Discussion in 'Trek Literature' started by tomswift2002, Nov 21, 2017.
Finally had time to get this. Was vastly amused at the various factions playing "I got it!" Blam! "No, now I got it!" Blam! "Sorry, it's mine now!"
I guess you could tell that I grew up watching Looney Tunes on Saturday mornings. :-)
So did I. Probably why I got such a kick out of it then.
Finished it today after taking a bit of a break - losing all those Starfleet ships was harsh.
Enjoyed the ride!
Probably won’t see another TTN adventure until 2019, I’d guess.
The comedy of errors with the different factions chasing down the Husnock artifacts reminded me of Justified around season 3 or 4, when there would be revolving doors of major and minor criminals all going after the same jackpot.
Perhaps a more concise answer could be found for the question,
"Who isn't after the Husnock technology?"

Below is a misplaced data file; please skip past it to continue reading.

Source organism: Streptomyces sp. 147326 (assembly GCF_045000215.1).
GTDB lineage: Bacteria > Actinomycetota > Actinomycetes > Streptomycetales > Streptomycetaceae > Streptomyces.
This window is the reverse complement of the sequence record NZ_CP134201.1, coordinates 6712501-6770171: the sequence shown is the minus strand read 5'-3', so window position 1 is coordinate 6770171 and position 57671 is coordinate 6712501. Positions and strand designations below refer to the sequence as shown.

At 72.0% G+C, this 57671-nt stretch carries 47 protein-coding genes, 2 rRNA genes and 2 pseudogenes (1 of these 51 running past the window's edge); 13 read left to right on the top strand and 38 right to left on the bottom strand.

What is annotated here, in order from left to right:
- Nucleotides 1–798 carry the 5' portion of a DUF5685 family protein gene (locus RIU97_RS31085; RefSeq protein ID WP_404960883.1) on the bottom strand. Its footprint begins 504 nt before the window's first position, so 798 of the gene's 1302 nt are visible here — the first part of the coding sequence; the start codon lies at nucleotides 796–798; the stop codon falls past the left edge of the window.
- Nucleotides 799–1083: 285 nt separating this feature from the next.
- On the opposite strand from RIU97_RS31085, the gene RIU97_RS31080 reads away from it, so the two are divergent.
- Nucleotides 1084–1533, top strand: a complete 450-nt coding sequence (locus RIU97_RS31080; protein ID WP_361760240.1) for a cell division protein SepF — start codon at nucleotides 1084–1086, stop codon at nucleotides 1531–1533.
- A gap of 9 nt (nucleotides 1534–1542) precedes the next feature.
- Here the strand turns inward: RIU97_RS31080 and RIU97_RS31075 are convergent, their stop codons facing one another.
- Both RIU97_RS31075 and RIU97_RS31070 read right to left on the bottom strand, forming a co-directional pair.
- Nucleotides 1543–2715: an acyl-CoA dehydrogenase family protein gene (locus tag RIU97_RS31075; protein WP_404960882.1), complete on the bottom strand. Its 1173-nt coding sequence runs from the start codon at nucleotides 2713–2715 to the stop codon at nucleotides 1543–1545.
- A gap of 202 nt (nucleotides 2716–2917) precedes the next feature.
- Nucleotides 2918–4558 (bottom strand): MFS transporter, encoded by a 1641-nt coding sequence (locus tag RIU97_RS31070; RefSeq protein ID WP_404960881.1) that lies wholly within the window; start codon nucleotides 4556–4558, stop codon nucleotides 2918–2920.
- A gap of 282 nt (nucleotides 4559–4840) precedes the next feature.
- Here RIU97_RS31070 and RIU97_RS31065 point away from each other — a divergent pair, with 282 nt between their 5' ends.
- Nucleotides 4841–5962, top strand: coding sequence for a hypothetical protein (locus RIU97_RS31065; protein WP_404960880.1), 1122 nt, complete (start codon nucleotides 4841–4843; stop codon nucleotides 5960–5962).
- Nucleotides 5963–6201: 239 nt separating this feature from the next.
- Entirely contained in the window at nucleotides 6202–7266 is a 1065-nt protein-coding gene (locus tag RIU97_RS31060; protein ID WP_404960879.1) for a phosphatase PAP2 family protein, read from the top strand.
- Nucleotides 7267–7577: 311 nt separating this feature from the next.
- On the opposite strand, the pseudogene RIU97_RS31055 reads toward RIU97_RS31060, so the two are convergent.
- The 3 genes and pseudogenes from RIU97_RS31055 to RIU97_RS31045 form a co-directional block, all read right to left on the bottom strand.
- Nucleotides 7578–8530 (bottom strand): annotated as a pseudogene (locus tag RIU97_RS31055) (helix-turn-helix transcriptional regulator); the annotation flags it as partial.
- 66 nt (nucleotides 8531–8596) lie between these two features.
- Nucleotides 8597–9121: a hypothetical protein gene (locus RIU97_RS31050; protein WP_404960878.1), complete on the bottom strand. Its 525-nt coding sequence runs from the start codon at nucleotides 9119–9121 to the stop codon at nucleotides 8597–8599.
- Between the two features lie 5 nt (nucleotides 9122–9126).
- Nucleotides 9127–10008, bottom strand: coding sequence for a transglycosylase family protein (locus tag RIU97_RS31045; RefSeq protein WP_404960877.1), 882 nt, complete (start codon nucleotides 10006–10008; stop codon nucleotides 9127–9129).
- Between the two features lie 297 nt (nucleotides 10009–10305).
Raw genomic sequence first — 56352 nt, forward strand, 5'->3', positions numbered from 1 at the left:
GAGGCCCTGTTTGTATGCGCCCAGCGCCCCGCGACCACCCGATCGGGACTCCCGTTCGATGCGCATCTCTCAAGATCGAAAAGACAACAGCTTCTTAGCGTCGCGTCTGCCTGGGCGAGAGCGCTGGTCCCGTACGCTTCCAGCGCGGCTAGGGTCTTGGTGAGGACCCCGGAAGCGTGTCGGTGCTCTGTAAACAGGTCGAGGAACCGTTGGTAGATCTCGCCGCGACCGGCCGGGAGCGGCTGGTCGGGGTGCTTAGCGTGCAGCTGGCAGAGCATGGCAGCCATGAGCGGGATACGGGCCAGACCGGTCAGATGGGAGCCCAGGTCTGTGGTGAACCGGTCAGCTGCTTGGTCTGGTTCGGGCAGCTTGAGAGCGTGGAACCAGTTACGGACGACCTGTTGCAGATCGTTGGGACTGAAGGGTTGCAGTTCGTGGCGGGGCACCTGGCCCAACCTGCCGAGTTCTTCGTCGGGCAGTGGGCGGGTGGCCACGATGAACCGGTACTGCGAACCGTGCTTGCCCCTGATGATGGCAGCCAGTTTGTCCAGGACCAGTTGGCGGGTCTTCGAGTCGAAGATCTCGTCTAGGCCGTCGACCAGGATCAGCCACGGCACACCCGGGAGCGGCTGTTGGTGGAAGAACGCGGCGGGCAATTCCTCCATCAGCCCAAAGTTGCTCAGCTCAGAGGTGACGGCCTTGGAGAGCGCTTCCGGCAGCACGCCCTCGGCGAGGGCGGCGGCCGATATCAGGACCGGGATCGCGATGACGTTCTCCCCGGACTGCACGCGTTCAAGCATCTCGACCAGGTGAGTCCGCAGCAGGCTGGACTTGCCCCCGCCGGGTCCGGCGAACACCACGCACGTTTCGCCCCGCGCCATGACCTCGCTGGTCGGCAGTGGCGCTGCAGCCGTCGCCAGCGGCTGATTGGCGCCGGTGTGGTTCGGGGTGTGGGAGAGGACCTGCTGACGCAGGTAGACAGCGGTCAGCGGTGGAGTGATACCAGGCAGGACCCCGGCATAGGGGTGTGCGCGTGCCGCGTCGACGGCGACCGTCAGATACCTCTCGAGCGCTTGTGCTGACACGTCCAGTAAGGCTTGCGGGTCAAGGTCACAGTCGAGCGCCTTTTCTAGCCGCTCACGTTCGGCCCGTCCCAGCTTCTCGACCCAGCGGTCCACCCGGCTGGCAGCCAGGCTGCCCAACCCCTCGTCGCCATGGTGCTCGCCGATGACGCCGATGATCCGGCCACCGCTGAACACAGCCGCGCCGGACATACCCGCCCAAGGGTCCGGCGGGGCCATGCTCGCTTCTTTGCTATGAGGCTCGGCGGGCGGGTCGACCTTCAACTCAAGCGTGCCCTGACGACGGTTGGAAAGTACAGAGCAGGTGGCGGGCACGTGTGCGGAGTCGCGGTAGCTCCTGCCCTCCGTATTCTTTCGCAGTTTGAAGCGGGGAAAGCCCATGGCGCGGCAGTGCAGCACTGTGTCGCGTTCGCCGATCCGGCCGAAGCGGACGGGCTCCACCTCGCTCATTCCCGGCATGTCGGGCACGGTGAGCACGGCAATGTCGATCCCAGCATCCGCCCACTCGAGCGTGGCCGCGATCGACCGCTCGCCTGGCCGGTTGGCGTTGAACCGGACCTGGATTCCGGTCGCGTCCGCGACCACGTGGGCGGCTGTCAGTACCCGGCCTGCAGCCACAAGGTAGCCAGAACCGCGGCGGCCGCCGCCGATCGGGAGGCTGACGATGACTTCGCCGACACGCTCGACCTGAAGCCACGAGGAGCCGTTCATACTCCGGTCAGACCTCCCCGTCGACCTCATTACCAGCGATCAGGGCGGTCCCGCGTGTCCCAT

Presumably the Organians, the Metrons, and the Douwd, to name three.
And I'm quite capable of skipping over any posts that appear to contain open spoilers, given the warning flag for the thread, even if it is my choice to spoler-tag any major spoilers I post, even if it's in a spoiler-tagged thread about a decade-old book. (As TV chef Graham Kerr was wont to say about using reverse-osmosis-dealcoholized wine in his final [to date] TV series, it is my choice, and I respect everybody else's choice.)
I've been Reading this book and like it alot. I really enjoyed listening to Trek.m interviewing David Mack on Literary Treks it was a really good interview and I hope someday MR.Mack will write another trek novel someday.
Just finished this one last night. Weird to think that, beyond Architects of Infinity, it'll be the last look we have at the 24th century (within the novels' continuity) for the foreseeable future.
As usual, David Mack gave us a fun and compelling Trek story. I was especially fond of the scenes from the Pakled's point of view. I imagine it was a challenging writing exercise to balance their apparent dimwittedness while conveying that maybe they're not as dumb as they seem on the surface.